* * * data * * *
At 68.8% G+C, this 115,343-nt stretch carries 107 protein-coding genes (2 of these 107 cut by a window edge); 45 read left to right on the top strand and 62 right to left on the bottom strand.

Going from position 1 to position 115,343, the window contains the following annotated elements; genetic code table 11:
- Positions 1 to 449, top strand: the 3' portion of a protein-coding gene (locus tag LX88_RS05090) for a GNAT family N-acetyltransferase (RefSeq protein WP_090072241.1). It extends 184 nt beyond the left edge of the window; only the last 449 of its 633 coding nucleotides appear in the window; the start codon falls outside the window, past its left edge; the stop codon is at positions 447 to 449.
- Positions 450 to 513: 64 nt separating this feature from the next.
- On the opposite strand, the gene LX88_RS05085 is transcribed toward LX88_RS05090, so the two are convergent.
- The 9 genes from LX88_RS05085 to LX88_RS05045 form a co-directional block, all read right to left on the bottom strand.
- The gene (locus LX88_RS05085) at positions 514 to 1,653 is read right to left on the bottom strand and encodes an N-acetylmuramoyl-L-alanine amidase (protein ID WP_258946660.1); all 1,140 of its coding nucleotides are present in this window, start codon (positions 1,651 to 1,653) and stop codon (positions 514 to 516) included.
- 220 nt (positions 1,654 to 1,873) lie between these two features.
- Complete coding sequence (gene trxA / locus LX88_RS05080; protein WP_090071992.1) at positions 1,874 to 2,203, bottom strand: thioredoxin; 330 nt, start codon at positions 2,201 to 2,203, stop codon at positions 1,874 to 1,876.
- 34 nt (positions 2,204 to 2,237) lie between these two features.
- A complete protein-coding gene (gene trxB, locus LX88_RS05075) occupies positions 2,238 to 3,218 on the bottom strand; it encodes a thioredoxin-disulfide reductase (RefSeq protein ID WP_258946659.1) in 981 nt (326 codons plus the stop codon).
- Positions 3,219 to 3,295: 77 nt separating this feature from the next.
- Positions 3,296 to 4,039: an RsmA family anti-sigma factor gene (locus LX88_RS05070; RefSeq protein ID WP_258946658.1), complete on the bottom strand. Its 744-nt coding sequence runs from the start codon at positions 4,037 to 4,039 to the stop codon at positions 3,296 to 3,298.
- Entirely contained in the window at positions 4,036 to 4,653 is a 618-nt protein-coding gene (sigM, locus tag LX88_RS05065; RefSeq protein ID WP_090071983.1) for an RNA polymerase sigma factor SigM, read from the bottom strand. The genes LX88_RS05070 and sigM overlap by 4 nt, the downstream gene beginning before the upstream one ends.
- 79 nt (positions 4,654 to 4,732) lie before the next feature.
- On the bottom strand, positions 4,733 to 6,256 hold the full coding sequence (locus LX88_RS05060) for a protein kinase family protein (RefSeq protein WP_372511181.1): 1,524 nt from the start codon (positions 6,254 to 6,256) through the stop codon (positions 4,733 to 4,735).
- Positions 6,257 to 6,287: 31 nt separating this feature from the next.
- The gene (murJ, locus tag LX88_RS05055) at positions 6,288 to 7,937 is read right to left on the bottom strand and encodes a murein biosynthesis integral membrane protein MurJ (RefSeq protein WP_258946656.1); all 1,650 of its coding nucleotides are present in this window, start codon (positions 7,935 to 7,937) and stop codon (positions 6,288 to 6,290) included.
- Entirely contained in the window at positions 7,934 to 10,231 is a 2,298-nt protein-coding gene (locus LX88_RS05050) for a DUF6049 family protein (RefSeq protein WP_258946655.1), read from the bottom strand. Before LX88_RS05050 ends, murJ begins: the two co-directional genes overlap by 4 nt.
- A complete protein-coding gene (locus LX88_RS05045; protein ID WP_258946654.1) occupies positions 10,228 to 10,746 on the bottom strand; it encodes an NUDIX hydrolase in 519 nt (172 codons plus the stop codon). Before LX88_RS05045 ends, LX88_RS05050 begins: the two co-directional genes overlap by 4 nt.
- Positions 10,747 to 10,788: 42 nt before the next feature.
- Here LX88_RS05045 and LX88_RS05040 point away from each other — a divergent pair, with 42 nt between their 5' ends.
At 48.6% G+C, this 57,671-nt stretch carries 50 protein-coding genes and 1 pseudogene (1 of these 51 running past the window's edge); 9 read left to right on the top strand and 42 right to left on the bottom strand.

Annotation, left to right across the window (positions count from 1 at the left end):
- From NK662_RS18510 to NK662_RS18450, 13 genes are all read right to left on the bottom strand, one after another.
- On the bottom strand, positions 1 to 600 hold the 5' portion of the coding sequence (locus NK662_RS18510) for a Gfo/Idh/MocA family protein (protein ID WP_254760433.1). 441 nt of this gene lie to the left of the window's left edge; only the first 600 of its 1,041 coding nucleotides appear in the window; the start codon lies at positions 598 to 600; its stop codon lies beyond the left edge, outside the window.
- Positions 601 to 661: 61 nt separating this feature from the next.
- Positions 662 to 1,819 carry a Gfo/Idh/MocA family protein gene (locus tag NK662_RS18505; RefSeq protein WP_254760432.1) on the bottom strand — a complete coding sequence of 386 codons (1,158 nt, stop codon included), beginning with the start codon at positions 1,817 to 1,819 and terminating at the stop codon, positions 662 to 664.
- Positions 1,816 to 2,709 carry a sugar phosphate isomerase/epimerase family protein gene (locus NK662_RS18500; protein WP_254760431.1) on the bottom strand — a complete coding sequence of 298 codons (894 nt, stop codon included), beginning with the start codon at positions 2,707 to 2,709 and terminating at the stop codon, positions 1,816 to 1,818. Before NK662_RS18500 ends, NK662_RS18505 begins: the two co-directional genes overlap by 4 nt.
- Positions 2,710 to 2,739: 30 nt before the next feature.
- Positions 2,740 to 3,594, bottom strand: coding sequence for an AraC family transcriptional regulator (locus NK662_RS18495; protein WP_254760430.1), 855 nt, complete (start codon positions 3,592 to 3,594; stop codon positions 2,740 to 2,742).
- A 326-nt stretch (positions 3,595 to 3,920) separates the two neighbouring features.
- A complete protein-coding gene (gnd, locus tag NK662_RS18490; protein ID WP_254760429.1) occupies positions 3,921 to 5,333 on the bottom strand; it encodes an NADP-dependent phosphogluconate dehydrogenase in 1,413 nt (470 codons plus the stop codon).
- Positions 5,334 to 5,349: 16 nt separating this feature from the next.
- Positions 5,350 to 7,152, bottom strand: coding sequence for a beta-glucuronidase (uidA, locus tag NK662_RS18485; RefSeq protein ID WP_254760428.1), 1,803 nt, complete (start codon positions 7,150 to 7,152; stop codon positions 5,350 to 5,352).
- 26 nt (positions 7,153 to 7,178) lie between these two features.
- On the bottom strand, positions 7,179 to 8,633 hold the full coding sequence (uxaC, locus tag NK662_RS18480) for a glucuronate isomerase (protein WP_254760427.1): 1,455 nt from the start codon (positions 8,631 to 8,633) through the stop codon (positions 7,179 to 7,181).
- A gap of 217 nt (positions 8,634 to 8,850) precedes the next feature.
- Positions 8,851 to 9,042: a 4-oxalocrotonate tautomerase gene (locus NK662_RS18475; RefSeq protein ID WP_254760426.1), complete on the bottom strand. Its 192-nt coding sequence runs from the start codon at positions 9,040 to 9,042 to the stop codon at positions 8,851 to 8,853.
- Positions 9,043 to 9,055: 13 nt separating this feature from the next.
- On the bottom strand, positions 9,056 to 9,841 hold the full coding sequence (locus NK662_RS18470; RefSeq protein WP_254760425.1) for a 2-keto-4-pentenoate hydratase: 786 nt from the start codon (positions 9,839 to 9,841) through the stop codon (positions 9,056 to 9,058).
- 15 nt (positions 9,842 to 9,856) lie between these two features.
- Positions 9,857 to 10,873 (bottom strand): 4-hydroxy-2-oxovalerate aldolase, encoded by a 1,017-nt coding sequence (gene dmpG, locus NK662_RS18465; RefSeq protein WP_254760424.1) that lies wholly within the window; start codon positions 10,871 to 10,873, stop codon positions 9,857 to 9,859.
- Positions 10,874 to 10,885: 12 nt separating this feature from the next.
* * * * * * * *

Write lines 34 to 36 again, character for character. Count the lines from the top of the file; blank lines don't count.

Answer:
- Positions 5,334 to 5,349: 16 nt separating this feature from the next.
- Positions 5,350 to 7,152, bottom strand: coding sequence for a beta-glucuronidase (uidA, locus tag NK662_RS18485; RefSeq protein ID WP_254760428.1), 1,803 nt, complete (start codon positions 7,150 to 7,152; stop codon positions 5,350 to 5,352).
- 26 nt (positions 7,153 to 7,178) lie between these two features.